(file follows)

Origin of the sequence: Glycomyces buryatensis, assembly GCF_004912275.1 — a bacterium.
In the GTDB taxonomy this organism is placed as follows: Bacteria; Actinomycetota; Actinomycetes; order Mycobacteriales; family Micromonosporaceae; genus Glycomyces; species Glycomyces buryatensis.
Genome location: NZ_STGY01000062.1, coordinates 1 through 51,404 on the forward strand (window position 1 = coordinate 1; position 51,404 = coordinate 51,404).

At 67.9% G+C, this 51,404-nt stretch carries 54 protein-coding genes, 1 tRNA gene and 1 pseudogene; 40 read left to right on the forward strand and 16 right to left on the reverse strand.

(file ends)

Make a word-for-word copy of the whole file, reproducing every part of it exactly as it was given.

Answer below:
Origin of the sequence: Glycomyces buryatensis, assembly GCF_004912275.1 — a bacterium.
In the GTDB taxonomy this organism is placed as follows: Bacteria; Actinomycetota; Actinomycetes; order Mycobacteriales; family Micromonosporaceae; genus Glycomyces; species Glycomyces buryatensis.
Genome location: NZ_STGY01000062.1, coordinates 1 through 51,404 on the forward strand (window position 1 = coordinate 1; position 51,404 = coordinate 51,404).

At 67.9% G+C, this 51,404-nt stretch carries 54 protein-coding genes, 1 tRNA gene and 1 pseudogene; 40 read left to right on the forward strand and 16 right to left on the reverse strand.